I personally found it pretentious and not very enjoyable. I guess, as weird as this sounds, do not enjoy 'loud sounds' like the footage in NYC, with walking people, building sounds, Evelyn Glennie whacking on drums and other instruments. She is very inspirational and admirable though and I did like the bit when she was in Japan in a bar with the piano. What I enjoyed the most was the silence at the Zen garden
Inspired and inspiring. If rhythm or musical ingenuity are any interest to you, you'll find quite a bit to enjoy in this. Don't expect too conventional of a documentary, however. Evelyn Glennie is an artist very in-tune with her art. Speaking of which, this makes a wonderful companion piece to Rivers and Tides: Andy Goldsworthy Working with Time (2001).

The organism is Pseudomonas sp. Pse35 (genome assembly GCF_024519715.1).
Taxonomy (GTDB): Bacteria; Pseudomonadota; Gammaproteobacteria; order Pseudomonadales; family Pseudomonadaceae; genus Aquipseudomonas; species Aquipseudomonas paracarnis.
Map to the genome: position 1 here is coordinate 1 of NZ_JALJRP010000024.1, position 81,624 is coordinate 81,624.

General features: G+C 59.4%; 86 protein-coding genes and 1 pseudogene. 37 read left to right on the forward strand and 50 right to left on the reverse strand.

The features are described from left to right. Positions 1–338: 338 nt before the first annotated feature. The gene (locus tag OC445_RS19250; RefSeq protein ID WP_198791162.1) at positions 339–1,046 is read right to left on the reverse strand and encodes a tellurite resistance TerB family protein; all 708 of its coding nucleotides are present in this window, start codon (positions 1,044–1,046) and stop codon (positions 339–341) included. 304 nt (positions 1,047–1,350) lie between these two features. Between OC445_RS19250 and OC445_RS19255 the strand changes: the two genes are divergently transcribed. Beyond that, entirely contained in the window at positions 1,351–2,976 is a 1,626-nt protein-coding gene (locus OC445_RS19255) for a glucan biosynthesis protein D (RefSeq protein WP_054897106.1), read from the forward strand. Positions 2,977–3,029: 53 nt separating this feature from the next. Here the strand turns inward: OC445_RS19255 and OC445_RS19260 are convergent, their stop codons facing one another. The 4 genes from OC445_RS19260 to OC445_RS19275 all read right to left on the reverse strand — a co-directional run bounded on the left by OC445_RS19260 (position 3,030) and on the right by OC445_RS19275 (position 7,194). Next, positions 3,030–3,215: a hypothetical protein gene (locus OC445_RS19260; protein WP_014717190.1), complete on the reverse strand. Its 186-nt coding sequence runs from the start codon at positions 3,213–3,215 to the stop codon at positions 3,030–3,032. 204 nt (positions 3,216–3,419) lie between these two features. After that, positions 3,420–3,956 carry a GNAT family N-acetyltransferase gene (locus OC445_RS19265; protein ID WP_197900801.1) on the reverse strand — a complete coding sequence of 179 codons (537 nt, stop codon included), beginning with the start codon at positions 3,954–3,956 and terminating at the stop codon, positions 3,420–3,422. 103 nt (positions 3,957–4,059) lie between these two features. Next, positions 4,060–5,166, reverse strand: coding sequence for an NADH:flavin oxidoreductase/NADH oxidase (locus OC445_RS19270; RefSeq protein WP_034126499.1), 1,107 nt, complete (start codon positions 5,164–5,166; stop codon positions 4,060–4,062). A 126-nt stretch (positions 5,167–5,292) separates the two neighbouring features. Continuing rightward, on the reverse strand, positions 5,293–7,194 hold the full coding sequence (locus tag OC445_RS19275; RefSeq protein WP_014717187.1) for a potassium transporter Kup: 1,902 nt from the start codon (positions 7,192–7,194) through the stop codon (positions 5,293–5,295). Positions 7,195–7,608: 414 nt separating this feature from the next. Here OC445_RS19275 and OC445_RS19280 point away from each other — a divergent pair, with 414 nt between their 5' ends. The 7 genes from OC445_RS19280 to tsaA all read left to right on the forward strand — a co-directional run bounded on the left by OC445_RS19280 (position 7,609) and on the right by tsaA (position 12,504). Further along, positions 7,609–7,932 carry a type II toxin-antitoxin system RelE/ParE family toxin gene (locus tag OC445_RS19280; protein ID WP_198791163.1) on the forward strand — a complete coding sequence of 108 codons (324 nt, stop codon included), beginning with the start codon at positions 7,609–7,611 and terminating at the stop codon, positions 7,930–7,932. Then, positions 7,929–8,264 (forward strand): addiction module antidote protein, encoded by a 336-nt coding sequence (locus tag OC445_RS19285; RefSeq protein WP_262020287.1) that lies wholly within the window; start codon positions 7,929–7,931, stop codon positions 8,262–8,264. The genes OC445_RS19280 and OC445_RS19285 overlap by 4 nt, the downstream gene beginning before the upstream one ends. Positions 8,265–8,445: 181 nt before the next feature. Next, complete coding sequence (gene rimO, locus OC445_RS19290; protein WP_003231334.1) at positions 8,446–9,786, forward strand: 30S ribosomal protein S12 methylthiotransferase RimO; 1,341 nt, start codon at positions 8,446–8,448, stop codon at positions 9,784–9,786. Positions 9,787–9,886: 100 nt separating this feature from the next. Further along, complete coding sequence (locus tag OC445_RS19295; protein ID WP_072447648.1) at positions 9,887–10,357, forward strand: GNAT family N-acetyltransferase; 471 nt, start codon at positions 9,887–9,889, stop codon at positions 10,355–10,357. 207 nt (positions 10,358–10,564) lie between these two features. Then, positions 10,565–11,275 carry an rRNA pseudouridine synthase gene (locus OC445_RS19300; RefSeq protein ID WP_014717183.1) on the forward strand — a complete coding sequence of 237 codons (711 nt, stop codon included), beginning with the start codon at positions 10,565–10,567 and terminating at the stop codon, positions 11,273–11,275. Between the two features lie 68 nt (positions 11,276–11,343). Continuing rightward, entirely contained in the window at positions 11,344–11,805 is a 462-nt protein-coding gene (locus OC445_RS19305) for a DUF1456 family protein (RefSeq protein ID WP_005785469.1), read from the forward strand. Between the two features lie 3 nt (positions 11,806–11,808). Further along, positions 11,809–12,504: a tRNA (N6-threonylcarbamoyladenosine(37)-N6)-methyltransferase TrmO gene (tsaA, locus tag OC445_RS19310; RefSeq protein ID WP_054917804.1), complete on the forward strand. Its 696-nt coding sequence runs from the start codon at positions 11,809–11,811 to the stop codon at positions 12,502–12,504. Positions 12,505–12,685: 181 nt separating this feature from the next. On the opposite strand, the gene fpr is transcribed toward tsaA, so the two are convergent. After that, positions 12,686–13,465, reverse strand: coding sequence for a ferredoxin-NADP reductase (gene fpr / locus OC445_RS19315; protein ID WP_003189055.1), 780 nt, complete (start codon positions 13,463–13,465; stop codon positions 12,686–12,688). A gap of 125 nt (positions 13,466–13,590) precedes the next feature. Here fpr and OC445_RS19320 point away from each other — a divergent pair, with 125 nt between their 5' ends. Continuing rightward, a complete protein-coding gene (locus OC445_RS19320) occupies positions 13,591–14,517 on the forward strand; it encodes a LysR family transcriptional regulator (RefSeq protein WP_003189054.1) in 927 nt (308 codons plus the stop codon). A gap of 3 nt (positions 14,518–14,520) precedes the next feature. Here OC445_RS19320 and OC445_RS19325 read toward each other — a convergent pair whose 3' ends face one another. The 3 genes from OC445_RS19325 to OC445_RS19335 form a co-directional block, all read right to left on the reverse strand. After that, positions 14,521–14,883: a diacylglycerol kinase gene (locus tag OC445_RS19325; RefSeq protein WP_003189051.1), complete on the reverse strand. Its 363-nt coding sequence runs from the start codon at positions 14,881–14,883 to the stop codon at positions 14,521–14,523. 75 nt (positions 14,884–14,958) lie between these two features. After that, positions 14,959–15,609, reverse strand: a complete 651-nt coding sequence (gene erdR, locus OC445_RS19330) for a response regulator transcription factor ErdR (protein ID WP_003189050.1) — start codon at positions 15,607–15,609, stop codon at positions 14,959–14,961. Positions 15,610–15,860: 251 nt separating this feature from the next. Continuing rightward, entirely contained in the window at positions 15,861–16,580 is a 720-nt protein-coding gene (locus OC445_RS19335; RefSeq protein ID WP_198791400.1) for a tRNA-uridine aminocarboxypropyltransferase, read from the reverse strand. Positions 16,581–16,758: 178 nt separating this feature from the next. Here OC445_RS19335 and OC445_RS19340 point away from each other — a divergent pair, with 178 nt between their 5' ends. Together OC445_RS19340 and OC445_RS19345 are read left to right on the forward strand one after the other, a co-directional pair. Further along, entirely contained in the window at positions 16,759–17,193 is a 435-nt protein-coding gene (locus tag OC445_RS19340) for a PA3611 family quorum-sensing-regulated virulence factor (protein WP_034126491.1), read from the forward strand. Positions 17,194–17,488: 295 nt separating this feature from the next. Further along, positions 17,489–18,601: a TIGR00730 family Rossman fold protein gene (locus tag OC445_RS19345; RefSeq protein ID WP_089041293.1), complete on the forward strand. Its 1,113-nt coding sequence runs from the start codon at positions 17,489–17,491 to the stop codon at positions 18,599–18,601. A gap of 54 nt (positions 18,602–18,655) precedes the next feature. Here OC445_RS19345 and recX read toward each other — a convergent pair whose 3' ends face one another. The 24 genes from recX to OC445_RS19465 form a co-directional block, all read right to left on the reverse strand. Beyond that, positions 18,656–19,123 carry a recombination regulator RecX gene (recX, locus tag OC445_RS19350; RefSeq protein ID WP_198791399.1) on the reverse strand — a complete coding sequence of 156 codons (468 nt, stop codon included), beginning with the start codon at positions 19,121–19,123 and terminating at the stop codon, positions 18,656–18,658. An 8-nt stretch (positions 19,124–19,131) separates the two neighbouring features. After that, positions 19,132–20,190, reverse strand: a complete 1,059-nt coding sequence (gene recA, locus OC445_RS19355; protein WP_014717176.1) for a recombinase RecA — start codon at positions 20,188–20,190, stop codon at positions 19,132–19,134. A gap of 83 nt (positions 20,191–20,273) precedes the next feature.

The impact and resonance of sound, both physically and emotionally, is something everyone can relate to. Evelyn Glennie is a very admirable person. While the aural aspects of this documentary trump its visuals, it should be noted that there is still a lot of great footage.
A perfect, poetic example of a documentary that shows rather than tells. Or rather, shares an experience, and with applied cinematography. Pure and profound. Completely satisfies my practically autistic love of sound.